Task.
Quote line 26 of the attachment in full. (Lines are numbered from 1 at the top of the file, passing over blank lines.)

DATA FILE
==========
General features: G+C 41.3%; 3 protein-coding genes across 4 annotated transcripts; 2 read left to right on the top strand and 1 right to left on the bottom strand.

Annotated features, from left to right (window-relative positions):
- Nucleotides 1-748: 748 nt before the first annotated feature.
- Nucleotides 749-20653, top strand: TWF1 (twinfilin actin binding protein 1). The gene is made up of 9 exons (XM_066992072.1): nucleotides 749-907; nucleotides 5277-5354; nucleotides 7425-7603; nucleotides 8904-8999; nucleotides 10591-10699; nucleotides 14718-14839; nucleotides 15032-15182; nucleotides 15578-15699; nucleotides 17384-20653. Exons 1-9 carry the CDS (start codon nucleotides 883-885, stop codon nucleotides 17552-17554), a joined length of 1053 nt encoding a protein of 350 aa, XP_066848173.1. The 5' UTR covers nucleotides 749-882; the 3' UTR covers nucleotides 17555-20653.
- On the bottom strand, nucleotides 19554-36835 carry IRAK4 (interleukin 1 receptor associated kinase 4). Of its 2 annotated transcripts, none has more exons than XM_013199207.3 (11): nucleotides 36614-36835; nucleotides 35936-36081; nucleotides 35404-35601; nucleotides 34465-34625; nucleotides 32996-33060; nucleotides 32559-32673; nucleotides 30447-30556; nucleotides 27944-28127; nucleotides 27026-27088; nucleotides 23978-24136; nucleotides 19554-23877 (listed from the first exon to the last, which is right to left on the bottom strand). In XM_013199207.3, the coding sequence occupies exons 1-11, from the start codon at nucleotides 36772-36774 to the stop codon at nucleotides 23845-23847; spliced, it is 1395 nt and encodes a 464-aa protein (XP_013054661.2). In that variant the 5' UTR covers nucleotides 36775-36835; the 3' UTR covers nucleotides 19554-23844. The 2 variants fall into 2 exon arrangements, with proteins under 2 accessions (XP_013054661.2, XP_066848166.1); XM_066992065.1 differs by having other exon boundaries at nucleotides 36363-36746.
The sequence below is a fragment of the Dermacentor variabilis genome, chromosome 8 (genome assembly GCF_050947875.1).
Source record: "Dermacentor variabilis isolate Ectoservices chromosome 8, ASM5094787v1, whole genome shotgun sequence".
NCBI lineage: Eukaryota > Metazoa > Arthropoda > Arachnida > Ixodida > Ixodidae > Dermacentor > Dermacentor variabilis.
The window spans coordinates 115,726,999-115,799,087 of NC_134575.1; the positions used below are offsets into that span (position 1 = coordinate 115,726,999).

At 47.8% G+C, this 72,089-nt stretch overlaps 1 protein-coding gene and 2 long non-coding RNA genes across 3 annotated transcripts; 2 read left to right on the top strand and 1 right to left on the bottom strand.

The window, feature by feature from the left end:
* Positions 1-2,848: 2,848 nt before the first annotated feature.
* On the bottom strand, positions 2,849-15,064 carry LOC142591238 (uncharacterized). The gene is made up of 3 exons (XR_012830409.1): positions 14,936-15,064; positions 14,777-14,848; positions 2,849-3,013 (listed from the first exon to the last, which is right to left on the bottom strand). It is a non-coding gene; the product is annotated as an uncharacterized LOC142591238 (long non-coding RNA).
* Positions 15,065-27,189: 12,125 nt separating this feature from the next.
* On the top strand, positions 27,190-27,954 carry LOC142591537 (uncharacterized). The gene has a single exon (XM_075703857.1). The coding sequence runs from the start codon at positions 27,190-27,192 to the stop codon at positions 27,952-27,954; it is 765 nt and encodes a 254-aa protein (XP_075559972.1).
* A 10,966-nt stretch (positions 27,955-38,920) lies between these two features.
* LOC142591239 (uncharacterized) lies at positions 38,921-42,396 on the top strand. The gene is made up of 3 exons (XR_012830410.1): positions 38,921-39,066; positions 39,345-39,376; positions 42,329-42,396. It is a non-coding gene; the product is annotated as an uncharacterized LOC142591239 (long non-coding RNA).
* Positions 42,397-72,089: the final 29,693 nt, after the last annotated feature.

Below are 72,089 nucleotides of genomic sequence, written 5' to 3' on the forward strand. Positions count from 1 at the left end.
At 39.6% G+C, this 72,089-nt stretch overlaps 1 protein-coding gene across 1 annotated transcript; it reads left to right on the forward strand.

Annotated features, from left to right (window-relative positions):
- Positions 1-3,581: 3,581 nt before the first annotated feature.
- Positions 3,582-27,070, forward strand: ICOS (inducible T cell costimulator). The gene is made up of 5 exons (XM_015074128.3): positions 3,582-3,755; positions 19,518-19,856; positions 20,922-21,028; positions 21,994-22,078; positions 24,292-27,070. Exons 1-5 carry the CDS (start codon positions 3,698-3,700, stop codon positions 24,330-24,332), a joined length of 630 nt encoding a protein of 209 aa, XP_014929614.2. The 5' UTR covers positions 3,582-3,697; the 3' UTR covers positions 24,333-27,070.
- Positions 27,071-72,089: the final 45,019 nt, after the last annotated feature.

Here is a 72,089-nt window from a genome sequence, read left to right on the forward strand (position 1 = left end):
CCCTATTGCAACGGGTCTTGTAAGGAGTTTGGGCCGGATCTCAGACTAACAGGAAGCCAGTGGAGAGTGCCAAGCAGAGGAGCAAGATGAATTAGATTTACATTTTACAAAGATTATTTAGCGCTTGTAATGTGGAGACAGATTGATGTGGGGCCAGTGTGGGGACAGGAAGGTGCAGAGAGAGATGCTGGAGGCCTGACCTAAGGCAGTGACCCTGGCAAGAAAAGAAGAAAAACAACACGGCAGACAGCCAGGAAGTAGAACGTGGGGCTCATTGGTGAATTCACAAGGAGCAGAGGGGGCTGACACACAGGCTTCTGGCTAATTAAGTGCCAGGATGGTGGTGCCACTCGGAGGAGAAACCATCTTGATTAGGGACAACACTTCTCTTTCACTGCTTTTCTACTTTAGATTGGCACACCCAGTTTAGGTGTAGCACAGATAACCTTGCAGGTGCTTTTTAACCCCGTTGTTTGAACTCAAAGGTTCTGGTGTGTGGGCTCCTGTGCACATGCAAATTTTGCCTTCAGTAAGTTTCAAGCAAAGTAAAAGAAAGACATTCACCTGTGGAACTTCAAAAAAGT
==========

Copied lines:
CCCTATTGCAACGGGTCTTGTAAGGAGTTTGGGCCGGATCTCAGACTAACAGGAAGCCAGTGGAGAGTGCCAAGCAGAGGAGCAAGATGAATTAGATTTACATTTTACAAAGATTATTTAGCGCTTGTAATGTGGAGACAGATTGATGTGGGGCCAGTGTGGGGACAGGAAGGTGCAGAGAGAGATGCTGGAGGCCTGACCTAAGGCAGTGACCCTGGCAAGAAAAGAAGAAAAACAACACGGCAGACAGCCAGGAAGTAGAACGTGGGGCTCATTGGTGAATTCACAAGGAGCAGAGGGGGCTGACACACAGGCTTCTGGCTAATTAAGTGCCAGGATGGTGGTGCCACTCGGAGGAGAAACCATCTTGATTAGGGACAACACTTCTCTTTCACTGCTTTTCTACTTTAGATTGGCACACCCAGTTTAGGTGTAGCACAGATAACCTTGCAGGTGCTTTTTAACCCCGTTGTTTGAACTCAAAGGTTCTGGTGTGTGGGCTCCTGTGCACATGCAAATTTTGCCTTCAGTAAGTTTCAAGCAAAGTAAAAGAAAGACATTCACCTGTGGAACTTCAAAAAAGT